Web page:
From: The Keene Sentinel
May30, 2004

“ Memorial: A Tribute to
Those Who Died in War.”

Eliot Franklin Guild enlisted in the Navy in early 1965, the winter after graduating from Keene High School. A Keene native, he gave his address as 40 Parker St. in Winchester, since his father had transferred there to take a Public Service Co. management job, but he remained a student at Keene High.

At school Guild was active in the French club and had been a delegate to American Legion Boys State, the student government exercise. He was also a shot putter on a track team that finished third in the state championships in 1964.

His father, who died during Guild's senior year at high school, had been a captain in the Air Force during World War II, and a grandfather had also been in the military. 

"I think (their service) had a lot to do with his enlisting," recalled his only sibling, Joyce Hanrahan, who lives in the family house on Page Street in Keene.

He took his basic training as a medical corpsman at the Great Lakes (m.) Naval Training Center; he later was posted briefly at Portsmouth Naval Hospital in New Hampshire before winding up with the Third Marines in Camp Lejeune, N.C.

In time he got his papers for Vietnam. Said his sister, who was nine years his junior, "We all knew he was going to not a good place."

He wasn't in Vietnam long before he needed medical treatment -for a shoulder injury. He had initially dislocated the joint while on the track team in Keene, and he hurt it again while lifting sandbags in Vietnam. 

He was treated in Guam, and three months later returned to his unit near DaNang. Almost immediately he was thrust into the chaos of combat.

"The fighting is getting worse," he wrote to a longtime friend in Keene in early October 1967.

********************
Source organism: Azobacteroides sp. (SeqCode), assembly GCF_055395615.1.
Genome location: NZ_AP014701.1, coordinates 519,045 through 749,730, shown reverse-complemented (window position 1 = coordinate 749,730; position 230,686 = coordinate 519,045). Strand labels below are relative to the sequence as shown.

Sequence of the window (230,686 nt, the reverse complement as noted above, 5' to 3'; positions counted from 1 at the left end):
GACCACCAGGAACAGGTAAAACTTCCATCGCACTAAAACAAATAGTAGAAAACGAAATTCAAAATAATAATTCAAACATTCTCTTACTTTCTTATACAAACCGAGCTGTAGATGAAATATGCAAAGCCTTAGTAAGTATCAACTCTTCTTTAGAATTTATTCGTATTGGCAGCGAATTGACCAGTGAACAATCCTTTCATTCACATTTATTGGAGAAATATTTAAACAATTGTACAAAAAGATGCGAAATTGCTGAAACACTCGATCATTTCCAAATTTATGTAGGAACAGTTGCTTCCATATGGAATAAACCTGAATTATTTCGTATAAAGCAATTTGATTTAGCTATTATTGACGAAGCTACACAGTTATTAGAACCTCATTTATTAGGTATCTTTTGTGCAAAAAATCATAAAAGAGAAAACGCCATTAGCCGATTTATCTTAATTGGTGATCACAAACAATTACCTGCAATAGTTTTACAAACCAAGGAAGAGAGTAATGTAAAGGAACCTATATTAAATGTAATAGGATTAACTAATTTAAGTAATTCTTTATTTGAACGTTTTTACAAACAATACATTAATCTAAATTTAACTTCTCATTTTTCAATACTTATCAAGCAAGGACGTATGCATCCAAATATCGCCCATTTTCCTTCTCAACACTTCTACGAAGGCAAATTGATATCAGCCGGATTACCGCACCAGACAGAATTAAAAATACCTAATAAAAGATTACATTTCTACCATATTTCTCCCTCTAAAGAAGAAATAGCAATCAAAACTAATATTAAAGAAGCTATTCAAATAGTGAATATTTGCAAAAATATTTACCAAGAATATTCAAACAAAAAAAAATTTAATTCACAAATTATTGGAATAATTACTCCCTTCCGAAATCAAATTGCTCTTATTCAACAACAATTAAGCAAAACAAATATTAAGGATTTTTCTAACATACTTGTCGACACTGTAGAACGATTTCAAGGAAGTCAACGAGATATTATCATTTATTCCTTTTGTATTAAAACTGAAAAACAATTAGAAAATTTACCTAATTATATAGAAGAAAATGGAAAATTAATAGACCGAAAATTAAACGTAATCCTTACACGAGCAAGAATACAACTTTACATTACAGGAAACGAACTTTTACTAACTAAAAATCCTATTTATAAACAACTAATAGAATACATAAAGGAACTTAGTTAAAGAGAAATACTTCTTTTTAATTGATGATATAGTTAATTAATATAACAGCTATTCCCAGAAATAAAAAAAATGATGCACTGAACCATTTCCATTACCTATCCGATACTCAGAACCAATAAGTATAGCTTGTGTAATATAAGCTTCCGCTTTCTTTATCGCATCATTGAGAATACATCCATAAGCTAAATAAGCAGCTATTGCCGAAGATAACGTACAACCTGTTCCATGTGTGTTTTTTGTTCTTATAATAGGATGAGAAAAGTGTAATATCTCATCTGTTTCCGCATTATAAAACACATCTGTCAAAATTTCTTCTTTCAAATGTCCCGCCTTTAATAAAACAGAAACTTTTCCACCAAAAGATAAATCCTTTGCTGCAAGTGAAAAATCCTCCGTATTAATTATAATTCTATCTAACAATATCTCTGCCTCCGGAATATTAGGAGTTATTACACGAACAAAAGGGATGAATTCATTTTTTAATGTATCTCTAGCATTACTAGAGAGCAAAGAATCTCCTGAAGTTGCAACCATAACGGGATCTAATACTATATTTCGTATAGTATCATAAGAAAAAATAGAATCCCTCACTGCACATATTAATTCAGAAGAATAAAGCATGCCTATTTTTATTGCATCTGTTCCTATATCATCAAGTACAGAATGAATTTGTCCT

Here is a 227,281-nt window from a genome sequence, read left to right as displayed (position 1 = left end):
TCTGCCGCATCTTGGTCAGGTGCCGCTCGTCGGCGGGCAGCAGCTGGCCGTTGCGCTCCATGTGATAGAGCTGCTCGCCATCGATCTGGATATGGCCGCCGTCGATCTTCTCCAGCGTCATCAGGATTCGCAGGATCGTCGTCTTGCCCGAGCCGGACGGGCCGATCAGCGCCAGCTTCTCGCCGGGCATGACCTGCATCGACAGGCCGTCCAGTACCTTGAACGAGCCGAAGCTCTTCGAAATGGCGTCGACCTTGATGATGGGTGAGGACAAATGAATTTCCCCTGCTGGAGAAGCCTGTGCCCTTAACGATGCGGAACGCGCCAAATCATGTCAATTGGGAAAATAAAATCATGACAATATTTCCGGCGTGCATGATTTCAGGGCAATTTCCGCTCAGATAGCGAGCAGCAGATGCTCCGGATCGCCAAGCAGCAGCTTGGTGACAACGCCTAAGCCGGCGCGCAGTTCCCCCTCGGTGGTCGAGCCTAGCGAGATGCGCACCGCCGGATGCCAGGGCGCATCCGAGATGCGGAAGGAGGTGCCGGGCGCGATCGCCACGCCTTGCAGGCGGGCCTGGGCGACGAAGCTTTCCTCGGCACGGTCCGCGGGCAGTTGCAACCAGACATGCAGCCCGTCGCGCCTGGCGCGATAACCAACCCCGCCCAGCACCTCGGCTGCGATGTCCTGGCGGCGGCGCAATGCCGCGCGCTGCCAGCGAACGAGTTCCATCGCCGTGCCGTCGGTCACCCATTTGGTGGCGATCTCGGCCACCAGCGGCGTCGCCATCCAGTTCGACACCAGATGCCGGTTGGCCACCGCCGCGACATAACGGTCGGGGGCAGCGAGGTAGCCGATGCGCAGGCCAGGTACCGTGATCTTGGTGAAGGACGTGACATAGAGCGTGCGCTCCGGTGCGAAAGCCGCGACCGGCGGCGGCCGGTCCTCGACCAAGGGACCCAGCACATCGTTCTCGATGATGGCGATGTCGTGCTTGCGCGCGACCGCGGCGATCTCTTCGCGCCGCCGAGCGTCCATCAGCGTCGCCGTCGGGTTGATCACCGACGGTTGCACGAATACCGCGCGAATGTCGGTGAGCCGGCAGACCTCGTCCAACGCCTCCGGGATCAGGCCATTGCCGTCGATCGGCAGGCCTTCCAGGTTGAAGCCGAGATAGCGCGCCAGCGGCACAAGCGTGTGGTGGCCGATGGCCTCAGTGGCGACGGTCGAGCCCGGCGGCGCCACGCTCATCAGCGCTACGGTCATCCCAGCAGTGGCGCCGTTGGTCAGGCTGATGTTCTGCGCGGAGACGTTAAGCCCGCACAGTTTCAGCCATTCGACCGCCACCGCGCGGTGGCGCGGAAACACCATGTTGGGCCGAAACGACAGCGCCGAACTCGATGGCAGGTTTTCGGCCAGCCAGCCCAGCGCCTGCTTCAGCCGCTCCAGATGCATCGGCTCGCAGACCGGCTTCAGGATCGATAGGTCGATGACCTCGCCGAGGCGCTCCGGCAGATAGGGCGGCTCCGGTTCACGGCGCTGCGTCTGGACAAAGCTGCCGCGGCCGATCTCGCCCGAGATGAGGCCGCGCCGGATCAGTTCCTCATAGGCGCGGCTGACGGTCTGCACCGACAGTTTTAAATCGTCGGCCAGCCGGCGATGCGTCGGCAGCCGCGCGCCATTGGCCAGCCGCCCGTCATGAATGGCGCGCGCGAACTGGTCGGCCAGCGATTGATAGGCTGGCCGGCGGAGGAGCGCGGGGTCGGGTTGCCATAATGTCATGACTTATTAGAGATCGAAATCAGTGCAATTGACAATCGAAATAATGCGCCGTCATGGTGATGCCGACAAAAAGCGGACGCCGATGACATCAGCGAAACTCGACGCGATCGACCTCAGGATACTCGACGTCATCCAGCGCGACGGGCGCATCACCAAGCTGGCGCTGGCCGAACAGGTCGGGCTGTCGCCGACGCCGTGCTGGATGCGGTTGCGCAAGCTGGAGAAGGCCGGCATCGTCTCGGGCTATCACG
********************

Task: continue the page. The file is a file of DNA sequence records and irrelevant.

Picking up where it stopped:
"They throw mortars at us regularly and the other day we got hit for the first time at this position with Russian 140mm rockets. I was never so scared in my life. They sound like an express train coming through the sky and there are very few of our bunkers that can stand a direct hit."

Not much later his mother received a telegram reporting that on Nov. 1, 1967, her son, while on patrol, had received multiple shrapnel wounds from a landmine explosion and that, as he was being evacuated 'on a stretcher, was wounded again by small-arms fire.

"His prognosis is guarded," the telegram reported. Guild was hospitalized in DaNang, and after a brief spell was flown to a medical facility near Tokyo.

Telegrams about his condition, sometimes arriving twice a day, reported ups and downs. When the prognosis improved to "fair," Hanrahan recalled that, at borne, everyone thought, "Yeah, he's getting better."

But he did not get better. 

His mother, Joyce Robinson, received an urgent call in January, alerting her to the fact that her son was fading. She was flown to Japan and arrived at his bedside four hours before he died. He was 21, the seventh man from the region to die in Vietnam.

In Keene he was buried with full military honors in the family lot in Monadnock View Cemetery.  Months later, his photo, and that of classmate Michael Bernard Sweeney, a 2nd Lieutenant in the Army who had also died in Vietnam, appeared in the "In Memoriam" section of the Keene High School yearbook Salmagundi.

Had her brother survived the war, Hanrahan said he would probably have studied forestry at the University of New Hampshire, "He was big into the out- doors," recalled Hanrahan. "He liked hunting and fishing."  She is tom by the loss of her brother, in part because there was no goodbye, She has twice seen his name on the Vietnam Memorial Wall in Washington, and she has a box full of his letters and photos. She's been in touch with two men who trained with her brother; they connected on the Internet. But, she said, "I want to find someone who served in Vietnam with him."

Kip Bradbury, who lived next door to the Guilds in Keene and who was a couple of years older than Eliot Guild, said the other day, "I think of him almost every day of my life -literally."  Bradbury, who now lives in Troy, said he and Guild used to fish together. "We used to joke about our lack of success," he recalled.  Bradbury said that Guild was a "superfine human being -the best of the very best.

HM2  Eliot Franklin Guild

WIA 11/01/1967    DOW 01/20/1968
Lima 3/3